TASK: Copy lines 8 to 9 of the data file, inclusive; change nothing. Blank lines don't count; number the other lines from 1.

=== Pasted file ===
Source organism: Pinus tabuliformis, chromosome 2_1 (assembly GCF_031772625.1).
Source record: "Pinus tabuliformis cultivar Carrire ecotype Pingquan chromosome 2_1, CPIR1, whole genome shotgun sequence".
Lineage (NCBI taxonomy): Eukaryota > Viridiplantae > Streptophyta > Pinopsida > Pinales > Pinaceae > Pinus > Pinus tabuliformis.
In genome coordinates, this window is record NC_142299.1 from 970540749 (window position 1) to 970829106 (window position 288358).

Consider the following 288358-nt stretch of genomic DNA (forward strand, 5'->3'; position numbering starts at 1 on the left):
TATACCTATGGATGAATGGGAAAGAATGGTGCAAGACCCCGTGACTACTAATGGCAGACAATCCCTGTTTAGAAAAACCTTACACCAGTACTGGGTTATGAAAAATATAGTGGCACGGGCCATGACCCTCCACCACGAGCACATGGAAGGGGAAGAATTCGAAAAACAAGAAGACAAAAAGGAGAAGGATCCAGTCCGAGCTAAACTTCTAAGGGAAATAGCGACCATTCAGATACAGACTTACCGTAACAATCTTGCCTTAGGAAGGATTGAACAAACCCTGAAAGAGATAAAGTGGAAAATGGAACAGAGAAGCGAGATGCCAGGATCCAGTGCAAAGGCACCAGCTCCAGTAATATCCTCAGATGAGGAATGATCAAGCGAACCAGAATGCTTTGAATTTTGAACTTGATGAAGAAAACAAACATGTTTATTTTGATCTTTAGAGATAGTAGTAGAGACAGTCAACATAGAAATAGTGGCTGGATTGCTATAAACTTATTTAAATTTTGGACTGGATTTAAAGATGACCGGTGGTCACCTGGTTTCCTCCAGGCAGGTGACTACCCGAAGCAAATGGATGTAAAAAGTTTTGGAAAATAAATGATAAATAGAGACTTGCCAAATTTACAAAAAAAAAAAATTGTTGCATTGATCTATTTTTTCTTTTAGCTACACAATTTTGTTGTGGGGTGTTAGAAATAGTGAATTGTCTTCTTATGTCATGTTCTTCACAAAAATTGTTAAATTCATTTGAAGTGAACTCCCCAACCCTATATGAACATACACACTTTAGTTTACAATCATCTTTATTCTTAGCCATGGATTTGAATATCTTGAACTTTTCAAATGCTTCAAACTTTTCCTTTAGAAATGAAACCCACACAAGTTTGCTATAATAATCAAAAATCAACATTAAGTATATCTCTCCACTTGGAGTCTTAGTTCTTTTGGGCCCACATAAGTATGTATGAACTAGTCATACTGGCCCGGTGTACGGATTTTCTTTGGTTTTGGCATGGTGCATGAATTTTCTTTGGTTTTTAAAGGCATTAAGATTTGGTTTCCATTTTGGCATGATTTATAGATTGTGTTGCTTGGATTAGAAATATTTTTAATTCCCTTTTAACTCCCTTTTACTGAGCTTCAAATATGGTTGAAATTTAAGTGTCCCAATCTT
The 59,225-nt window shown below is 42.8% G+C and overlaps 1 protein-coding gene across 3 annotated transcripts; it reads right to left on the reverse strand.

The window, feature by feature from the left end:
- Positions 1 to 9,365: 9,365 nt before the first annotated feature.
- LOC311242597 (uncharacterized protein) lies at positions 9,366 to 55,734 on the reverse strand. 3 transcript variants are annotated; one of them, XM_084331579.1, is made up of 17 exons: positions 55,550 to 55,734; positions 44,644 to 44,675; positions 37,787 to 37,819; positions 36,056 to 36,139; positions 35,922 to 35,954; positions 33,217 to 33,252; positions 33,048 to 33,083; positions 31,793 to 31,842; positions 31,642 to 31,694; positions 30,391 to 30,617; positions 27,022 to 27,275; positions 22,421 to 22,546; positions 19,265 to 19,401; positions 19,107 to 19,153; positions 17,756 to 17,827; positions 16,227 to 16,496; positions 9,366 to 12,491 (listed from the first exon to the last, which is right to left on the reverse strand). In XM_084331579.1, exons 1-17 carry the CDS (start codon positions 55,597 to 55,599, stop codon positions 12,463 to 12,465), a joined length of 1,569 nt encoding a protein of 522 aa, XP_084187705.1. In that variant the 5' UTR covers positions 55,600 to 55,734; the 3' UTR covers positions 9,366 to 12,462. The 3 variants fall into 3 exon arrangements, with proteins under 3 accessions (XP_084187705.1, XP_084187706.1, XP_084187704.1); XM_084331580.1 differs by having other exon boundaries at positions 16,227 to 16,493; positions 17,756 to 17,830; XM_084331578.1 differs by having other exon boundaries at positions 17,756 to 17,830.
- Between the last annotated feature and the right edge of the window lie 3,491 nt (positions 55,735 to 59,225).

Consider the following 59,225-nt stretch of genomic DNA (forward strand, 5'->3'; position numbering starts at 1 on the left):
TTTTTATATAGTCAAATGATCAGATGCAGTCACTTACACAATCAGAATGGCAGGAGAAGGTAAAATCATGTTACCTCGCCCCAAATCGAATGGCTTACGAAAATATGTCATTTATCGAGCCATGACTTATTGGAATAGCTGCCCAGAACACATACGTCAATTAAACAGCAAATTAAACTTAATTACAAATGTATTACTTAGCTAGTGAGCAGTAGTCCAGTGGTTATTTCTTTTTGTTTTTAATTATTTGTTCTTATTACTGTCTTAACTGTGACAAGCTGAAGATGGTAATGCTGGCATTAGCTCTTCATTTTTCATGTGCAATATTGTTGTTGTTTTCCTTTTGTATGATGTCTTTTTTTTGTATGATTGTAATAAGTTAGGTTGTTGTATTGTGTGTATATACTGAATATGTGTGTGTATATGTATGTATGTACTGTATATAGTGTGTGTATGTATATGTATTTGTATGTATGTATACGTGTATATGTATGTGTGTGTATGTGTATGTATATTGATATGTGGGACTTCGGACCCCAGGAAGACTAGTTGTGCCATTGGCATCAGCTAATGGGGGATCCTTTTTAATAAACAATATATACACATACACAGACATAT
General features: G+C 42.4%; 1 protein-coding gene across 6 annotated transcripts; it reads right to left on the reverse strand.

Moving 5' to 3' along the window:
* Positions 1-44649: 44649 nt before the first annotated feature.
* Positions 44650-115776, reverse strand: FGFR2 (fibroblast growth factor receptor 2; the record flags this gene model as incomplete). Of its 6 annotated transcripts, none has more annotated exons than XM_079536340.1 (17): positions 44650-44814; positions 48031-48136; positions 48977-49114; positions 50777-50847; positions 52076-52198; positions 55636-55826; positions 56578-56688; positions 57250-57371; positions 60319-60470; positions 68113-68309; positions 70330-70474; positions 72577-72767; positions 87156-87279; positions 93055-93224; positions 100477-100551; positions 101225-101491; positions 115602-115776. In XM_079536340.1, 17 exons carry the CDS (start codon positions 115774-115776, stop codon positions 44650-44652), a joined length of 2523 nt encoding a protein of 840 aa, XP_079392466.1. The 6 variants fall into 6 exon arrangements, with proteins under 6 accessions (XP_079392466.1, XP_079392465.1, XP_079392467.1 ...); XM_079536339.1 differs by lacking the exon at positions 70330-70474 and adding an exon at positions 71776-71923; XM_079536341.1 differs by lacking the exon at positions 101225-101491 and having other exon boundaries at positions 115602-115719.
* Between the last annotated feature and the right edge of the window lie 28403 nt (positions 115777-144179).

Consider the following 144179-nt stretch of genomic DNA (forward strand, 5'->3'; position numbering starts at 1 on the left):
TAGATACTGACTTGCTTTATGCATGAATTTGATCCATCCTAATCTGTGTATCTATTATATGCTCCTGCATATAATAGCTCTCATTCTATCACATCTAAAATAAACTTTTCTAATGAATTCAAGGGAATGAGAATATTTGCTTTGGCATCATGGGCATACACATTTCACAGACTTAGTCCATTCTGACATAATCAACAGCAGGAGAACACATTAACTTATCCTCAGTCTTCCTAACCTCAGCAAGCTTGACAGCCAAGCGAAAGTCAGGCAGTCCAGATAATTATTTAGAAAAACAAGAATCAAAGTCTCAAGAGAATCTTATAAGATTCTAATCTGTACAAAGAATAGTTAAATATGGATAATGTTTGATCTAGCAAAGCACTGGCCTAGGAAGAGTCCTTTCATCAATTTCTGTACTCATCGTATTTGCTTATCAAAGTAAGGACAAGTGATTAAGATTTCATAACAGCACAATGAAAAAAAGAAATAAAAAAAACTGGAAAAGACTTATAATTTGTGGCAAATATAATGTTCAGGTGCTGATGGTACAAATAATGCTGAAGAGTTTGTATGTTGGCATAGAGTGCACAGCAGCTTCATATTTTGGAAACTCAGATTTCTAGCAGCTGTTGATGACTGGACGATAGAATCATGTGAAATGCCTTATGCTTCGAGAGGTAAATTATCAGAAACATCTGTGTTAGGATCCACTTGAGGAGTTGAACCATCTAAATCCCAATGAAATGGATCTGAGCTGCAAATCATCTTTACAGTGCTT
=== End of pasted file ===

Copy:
The window, feature by feature from the left end:
- Positions 1 to 9,365: 9,365 nt before the first annotated feature.